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Materials Science at Oregon State University

Understanding Crystallization Pathways Leading to Manganese Oxide Polymorph Formation

Date: Thursday, May 31st
Presenter: Dr. Bor-Rong Chen, Stanford Linear Accelerator National Laboratory

Abstract


Hydrothermal synthesis is challenging in metal oxide systems with diverse polymorphism, as reaction products are often sensitive to subtle variations in synthesis parameters. This sensitivity is rooted in the non-equilibrium nature of low-temperature crystallization, where competition between different metastable phases can lead to complex multistage crystallization pathways. Here, we propose a theoretical framework to predict how particle size and solution composition influence polymorph stability during nucleation and growth. To validate this framework, we use the hydrothermal synthesis of MnO2 as a demonstration case. We investigate the nature of synthesis pathways by using in-situ X-ray techniques to monitor how the species in the solution evolves during the reaction. In the experiment, three synthesis pathways with varying potassium ion concentrations ([K+] = 0, 0.2, and 0.33 M) in the solution were studied. We find that our computed size-dependent phase diagrams qualitatively capture which metastable polymorphs appear, the order of their appearance, and their relative lifetimes, under these three [K+] conditions. This combination of computational and experimental approach offers a more rational and systematic paradigm for the aqueous synthesis of target metal oxides.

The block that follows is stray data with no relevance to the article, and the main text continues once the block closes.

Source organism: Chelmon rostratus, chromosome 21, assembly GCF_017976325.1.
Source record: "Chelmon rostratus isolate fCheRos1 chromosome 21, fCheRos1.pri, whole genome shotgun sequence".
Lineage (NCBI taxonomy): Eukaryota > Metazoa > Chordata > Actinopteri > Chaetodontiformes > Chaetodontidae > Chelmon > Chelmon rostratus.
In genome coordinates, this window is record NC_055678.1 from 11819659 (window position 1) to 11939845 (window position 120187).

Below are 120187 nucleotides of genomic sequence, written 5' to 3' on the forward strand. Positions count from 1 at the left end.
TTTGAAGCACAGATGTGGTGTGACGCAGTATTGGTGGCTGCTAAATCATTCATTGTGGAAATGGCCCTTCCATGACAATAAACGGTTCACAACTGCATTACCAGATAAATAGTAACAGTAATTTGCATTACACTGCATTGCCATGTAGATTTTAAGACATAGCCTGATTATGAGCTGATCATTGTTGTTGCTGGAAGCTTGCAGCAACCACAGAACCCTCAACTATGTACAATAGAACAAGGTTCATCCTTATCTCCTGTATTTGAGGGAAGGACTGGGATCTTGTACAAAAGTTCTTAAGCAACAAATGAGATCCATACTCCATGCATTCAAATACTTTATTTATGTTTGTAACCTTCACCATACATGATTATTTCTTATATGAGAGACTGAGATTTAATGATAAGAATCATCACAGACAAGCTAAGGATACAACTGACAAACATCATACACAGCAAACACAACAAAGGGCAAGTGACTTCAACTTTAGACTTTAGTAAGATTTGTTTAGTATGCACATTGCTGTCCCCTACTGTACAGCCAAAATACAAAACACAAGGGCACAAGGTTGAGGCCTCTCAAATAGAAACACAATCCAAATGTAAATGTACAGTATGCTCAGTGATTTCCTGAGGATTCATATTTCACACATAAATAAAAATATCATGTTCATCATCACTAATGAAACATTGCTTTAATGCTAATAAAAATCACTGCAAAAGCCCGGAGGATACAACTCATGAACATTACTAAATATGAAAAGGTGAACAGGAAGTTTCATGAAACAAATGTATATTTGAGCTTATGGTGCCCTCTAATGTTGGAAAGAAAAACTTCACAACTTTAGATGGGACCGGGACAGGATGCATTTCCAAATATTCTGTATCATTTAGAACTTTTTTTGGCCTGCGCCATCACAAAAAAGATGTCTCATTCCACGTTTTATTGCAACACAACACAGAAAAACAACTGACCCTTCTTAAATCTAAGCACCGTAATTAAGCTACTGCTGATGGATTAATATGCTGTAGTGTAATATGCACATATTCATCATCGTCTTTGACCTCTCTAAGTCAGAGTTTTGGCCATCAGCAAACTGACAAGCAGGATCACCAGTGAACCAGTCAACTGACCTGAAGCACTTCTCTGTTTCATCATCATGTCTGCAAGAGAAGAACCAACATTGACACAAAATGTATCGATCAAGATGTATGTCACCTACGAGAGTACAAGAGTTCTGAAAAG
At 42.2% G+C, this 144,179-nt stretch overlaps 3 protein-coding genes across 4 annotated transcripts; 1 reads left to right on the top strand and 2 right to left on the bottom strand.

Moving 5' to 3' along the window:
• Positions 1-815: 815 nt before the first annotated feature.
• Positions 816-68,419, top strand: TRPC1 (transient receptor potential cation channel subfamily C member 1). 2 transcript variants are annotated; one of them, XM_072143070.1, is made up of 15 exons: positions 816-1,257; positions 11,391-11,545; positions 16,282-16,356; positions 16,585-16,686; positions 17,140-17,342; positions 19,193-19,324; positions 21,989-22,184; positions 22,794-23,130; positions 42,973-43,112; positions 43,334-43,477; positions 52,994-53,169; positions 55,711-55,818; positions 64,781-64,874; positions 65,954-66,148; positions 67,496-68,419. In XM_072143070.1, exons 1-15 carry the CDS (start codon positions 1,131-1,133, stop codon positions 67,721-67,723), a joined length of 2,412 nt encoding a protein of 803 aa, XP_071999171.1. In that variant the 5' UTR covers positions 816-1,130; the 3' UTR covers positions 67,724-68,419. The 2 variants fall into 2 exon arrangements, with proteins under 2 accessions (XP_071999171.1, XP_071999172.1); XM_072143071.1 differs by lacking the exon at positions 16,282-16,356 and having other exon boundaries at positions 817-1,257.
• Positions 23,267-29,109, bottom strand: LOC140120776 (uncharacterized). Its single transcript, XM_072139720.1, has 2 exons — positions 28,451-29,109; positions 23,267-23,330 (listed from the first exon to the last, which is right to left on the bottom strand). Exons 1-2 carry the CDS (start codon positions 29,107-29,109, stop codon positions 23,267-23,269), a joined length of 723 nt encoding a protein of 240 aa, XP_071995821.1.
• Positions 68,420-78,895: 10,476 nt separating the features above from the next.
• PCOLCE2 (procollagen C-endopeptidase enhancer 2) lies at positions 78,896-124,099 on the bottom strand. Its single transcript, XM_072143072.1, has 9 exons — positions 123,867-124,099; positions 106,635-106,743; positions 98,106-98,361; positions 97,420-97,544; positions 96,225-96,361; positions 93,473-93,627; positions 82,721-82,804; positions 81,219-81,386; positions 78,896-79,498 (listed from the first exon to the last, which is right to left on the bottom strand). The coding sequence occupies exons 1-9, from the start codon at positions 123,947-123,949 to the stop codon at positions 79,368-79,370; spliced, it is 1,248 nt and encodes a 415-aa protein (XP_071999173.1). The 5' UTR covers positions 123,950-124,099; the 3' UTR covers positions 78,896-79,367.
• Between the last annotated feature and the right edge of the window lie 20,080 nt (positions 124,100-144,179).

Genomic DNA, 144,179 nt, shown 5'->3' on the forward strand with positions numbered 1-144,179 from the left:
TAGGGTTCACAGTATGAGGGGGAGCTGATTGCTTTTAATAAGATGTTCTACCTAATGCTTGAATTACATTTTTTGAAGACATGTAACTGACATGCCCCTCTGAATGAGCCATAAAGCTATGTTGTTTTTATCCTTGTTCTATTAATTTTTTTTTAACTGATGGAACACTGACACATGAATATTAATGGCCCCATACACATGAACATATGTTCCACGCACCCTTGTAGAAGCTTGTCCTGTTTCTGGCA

Bio:
Bor-Rong Chen is a postdoctoral researcher at the SLAC National Accelerator Laboratory. Bor-Rong has been studying materials science since 2005, and she graduated with a Ph.D. in materials science and engineering from Northwestern University in 2017. As a member of the Center for Next Generation of Materials Design (CNGMD), an Energy Frontier Research Center (EFRC), Bor-Rong’s major goal is to understand the nature of reaction pathways of materials synthesis and to design more effective approach for reaching metastable phases as well as making brand new materials. Her current research involves monitoring the formation and evolution of oxides during water-based chemical reactions in real time by using in-situ X-ray analysis techniques at synchrotron radiation facilities.